Simulated Herbivory Affects the Volatile Emissions of Oak Saplings, while Neighbourhood Affects Flavan-3-ols Content of Their Leaves

J Chem Ecol. 2024 Jan 25. doi: 10.1007/s10886-024-01471-4. Online ahead of print.


To what extent particular plant defences against herbivorous insects are constitutive or inducible will depend on the costs and benefits in their neighbourhood. Some defensive chemicals in leaves are thought to be costly and hard to produce rapidly, while others, including volatile organic compounds that attract natural enemies, might be cheaper and can be released rapidly. When surrounding tree species are more closely related, trees can face an increased abundance of both specialist herbivores and their parasitoids, potentially increasing the benefits of constitutive and inducible defences. To test if oaks (Quercus robur) respond more to herbivore attacks with volatile emission than with changes in leaf phenolic chemistry and carbon to nitrogen ratio (C: N), and whether oaks respond to the neighbouring tree species, we performed an experiment in a forest in Poland. Oak saplings were placed in neighbourhoods dominated by oak, beech, or pine trees, and half of them were treated with the phytohormone methyl jasmonate (elicitor of anti-herbivore responses). Oaks responded to the treatment by emitting a different volatile blend within 24 h, while leaf phenolic chemistry and C: N remained largely unaffected after 16 days and multiple treatments. Leaf phenolics were subtly affected by the neighbouring trees with elevated flavan-3-ols concentrations in pine-dominated plots. Our results suggest that these oaks rely on phenols as a constitutive defence and when attacked emit volatiles to attract natural enemies. Further studies might determine if the small effect of the neighbourhood on leaf phenolics is a response to different levels of shading, or if oaks use volatile cues to assess the composition of their neighbourhood.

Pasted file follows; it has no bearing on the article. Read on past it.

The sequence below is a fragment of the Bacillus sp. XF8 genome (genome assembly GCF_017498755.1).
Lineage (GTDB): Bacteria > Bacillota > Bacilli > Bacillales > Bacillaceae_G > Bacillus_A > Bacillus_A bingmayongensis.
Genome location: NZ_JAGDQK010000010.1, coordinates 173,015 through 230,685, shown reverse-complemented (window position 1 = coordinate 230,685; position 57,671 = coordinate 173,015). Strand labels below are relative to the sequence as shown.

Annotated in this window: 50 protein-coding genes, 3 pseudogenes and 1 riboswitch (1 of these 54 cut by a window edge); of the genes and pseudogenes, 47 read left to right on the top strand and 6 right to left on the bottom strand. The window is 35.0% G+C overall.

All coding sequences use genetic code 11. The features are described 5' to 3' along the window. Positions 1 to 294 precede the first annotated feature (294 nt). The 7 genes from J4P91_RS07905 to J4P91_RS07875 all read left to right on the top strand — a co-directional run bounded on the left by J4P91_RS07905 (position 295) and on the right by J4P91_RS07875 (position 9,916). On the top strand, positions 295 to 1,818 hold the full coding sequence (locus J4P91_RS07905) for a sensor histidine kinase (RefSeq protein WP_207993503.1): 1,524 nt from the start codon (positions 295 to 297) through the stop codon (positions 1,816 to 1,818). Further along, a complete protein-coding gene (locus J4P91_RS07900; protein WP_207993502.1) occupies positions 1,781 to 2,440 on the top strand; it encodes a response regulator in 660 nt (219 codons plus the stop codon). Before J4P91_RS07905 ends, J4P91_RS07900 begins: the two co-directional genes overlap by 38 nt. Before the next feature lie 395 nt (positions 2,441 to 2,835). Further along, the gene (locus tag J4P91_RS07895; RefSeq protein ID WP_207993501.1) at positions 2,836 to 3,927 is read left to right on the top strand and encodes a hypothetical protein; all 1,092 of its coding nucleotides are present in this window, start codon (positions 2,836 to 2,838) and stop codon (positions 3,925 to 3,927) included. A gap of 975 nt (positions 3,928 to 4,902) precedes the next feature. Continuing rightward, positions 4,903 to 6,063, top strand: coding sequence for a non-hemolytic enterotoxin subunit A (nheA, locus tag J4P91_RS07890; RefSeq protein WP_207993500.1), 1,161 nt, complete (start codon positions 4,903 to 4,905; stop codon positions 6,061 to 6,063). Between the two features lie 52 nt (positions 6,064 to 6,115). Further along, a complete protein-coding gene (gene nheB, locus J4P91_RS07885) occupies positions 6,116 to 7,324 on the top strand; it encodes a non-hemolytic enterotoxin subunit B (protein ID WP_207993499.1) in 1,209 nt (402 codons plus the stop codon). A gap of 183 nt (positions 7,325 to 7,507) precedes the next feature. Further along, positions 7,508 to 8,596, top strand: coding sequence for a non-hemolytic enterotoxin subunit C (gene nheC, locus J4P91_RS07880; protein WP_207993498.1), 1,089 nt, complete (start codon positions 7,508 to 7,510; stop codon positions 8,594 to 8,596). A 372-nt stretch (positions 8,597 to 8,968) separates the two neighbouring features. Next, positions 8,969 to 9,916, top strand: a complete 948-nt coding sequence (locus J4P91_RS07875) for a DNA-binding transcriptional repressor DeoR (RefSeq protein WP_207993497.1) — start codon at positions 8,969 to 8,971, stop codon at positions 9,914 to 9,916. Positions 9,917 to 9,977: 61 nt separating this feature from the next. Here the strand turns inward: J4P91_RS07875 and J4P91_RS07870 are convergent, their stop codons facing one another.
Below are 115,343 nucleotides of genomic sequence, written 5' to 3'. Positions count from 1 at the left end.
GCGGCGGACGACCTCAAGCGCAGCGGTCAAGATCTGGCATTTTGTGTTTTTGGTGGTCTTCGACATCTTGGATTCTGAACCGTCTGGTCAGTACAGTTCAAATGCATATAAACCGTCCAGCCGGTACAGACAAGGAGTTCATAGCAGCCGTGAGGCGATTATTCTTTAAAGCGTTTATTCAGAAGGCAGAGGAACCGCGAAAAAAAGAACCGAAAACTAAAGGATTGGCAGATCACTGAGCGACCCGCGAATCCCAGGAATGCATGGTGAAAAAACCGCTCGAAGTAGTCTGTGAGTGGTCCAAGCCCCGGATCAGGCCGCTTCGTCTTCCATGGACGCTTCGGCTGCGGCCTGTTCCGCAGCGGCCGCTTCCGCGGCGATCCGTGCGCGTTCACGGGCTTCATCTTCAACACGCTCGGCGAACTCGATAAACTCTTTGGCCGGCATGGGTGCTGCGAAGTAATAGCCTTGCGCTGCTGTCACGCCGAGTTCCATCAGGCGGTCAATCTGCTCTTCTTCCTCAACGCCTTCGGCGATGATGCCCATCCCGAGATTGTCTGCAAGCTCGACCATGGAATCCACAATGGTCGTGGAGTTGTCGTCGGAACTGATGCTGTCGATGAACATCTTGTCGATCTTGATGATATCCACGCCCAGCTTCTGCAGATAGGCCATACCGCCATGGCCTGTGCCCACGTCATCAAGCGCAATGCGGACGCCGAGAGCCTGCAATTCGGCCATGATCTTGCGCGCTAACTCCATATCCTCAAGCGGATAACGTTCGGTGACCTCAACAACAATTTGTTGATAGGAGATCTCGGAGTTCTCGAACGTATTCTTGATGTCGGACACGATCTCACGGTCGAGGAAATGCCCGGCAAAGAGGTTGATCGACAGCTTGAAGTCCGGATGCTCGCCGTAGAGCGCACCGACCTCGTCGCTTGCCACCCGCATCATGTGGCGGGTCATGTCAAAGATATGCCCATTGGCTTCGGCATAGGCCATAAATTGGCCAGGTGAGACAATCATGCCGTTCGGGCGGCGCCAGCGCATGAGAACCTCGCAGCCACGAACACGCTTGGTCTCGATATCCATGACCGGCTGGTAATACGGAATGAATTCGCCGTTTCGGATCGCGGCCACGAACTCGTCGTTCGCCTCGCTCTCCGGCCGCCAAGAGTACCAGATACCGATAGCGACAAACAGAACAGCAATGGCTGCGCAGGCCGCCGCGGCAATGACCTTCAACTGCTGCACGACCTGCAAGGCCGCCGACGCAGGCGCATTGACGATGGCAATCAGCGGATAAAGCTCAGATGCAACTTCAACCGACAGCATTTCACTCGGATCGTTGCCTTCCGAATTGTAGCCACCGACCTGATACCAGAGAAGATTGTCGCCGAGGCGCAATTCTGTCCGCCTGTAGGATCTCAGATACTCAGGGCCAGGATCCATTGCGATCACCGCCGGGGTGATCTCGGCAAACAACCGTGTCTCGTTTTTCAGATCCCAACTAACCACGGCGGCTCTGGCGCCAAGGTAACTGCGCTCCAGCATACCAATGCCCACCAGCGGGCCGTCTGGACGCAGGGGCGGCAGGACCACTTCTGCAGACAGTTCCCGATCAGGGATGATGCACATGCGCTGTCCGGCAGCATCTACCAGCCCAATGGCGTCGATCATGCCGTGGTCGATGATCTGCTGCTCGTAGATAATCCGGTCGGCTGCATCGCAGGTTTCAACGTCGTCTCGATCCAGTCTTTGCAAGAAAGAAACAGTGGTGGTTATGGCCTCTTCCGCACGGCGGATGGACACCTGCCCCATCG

Keywords: Intra-specific Variation; Methyl Jasmonate; Polyphenols; Tritrophic Interactions; VOCs.